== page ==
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My Most Important Writing

A crucial deadline looms. I've walked the beach to marshal my ideas. I'm finally ready to write a story that could change everything.

But not for me.

At my desk I begin: "If any one student can be said to have a widespread positive impact on his school, Ethan is the one. But how does he do it? Student council? No. Community service? No. Sports titles? No. He does it through rock and roll. Really loud rock and roll."

Thirty minutes later, I have completed yet another recommendation for a Newport High School senior who needs my best writing to gain admittance to a university he dreams of attending or earn a scholarship to the higher education he and his family can't possibly afford. He faces fierce competition from fellow seniors in the elite and richer Portland area and Willamette Valley schools. I know I have to write my best because of the potential to make a crucial difference in my student's life.

I write essays, articles, sermons, reviews, columns, polemics, blogs, and books, but I consider writing recommendation letters for graduating seniors my most important work.

In the past four and a half years teaching at Newport High School, I have written almost 125 recommendations, usually about 400 words each, and I never rehash previous material nor employ clichés. I never tell a student to "write something up and I'll sign it." I also don't make anything up like a lot of nonfiction writers do these days.

I approach every recommendation as a unique storytelling opportunity where I must get the hook in early to capture the reader's attention. Think how many thousands of these things they must read! Not too long ago, I read back through many of the recommendations and pulled out some of my favorite phrases that I like to think hooked the reader. Later I discovered this writing paid off for these students.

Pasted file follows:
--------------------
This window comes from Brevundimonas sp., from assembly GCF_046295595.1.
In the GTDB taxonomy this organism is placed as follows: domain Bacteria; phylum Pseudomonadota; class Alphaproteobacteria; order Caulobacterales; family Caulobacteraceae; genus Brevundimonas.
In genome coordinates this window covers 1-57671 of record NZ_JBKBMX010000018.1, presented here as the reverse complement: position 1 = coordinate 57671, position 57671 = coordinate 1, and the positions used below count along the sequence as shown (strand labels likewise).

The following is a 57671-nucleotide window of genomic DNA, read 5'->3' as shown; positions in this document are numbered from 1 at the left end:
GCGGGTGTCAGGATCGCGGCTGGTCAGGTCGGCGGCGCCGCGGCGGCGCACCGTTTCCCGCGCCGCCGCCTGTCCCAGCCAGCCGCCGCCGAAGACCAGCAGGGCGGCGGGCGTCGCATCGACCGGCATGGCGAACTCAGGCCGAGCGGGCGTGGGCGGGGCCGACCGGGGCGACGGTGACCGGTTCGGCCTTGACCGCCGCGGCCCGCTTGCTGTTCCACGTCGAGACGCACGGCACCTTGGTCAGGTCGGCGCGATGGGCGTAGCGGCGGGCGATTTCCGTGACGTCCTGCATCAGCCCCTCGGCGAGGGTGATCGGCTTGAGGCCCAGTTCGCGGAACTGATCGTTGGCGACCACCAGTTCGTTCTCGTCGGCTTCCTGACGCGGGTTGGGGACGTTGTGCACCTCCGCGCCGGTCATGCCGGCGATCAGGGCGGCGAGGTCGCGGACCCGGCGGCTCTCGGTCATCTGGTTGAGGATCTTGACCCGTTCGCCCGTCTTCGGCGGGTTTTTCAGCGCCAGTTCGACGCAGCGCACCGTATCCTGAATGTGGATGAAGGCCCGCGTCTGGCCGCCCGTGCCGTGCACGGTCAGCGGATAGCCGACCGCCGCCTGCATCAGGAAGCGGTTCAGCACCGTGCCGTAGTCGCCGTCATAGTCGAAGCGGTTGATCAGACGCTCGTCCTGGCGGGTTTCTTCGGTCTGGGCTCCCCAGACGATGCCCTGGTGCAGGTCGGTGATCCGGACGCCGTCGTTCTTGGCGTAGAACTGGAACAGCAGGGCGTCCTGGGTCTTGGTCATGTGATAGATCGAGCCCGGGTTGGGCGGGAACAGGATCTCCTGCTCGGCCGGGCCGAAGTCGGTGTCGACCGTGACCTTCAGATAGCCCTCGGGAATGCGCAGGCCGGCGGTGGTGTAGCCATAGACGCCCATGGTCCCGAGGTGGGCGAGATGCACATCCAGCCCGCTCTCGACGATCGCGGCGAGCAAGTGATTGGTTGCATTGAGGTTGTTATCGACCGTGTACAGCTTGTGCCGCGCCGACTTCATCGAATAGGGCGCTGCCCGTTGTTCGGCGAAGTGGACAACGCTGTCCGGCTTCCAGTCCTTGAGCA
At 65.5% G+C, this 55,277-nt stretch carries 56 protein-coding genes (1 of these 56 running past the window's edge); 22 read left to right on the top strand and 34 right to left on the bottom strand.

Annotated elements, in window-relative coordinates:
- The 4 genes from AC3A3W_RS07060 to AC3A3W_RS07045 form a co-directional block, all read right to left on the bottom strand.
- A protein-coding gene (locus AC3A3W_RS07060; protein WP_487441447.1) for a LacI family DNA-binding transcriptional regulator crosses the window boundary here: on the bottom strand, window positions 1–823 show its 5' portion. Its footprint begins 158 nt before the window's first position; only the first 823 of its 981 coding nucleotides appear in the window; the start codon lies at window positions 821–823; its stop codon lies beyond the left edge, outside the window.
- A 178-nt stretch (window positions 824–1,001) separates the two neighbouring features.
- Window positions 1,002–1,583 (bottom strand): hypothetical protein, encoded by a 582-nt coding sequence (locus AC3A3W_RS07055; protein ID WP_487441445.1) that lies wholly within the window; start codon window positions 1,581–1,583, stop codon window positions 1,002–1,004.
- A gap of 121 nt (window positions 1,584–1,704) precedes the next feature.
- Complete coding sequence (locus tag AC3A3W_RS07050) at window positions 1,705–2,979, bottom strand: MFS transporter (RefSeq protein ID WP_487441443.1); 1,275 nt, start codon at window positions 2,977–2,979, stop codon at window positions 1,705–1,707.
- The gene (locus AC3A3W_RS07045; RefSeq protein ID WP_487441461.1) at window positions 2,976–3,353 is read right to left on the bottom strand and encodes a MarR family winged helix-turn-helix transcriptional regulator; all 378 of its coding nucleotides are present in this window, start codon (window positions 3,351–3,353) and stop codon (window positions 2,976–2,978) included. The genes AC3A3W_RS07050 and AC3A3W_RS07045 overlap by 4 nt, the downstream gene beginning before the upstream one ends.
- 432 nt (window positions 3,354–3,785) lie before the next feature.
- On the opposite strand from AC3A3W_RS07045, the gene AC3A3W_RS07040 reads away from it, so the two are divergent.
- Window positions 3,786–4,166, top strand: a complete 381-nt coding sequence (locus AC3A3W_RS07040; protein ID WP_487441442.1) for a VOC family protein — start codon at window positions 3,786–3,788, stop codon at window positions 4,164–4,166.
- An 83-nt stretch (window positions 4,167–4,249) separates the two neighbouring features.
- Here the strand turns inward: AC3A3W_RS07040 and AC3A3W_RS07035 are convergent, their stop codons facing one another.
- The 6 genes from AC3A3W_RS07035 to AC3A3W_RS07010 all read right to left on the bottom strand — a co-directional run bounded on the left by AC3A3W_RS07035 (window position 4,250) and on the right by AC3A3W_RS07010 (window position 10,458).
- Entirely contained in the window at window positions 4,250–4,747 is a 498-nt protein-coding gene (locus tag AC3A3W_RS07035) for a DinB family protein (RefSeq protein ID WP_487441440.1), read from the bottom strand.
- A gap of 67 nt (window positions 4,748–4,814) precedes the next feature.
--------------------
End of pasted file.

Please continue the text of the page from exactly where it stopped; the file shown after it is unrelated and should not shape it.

I often marvel when I hear him explain the subtle differences between this edible mushroom and that poisonous one. He organizes outings into the woods on a regular basis and teaches many of his peers the wonders of nature and, by extension, the need to protect it from rapine. He also occasionally brings me chanterelles he's harvested in the woods and cooks them up on a gas stove in the school parking lot.

÷ ÷ ÷

Last year, Avery broke new ground in Oregon high school journalism by writing a monthly column called "We the People," which shed light on the many underreported stories surrounding gay and lesbian teenagers. It quite possibly was the first column of its kind in Oregon. Her inaugural piece announced her own sexual orientation and the challenges associated with having such an identity in a small town on the Oregon Coast.

÷ ÷ ÷

The verb I associate with Katherine is the word 'probe.' It's one of my favorite verbs. She probes things in the world, both physical and metaphysical. She evinces a raw curiosity in her life and writing. It is so rare to encounter these qualities these days, among youth, among most adults. I rate it almost an endangered psychological species.

÷ ÷ ÷

I read his essay right in front of him and it told of his heroic battle against poverty, hunger and his parents' drug addiction; it also told of his conviction that education was his sole means of escaping to a better life. At times I could not believe what I was reading because the life of destitution Dylan lived was utterly alien to my experience as a high school student. It was a brilliantly written, heartfelt piece that avoided any hints of victimization or ideology, and I knew instantly that Dylan was a unique and determined young man who was going to use his intelligence and work ethic to make something of himself. I also sensed he wanted to help others too, which is about the highest compliment I can pay any human being.

Over the years, students I've written recommendations for have gained admittance to Sarah Lawrence, NYU, MIT, PSU, WOU, and study-abroad programs, and have won full-ride scholarships with the Ford Family Foundation or local community colleges. Naturally, they've done the real work to get into the position to succeed. But I like to believe that some original writing from me helped a little bit too. It's the least I can do considering how hard they worked for me.

÷ ÷ ÷

Matt Love is the author/editor of 10 books about Oregon. He lives in South Beach and teaches creative writing and journalism at Newport High School. His latest book is Of Walking in Rain.


Books mentioned in this post

  1. Sometimes a Great Movie: Paul...
    Used Trade Paper $15.50
  2. Of Walking in Rain
    New Trade Paper $20.00


Matt Love is the author of Of Walking in Rain

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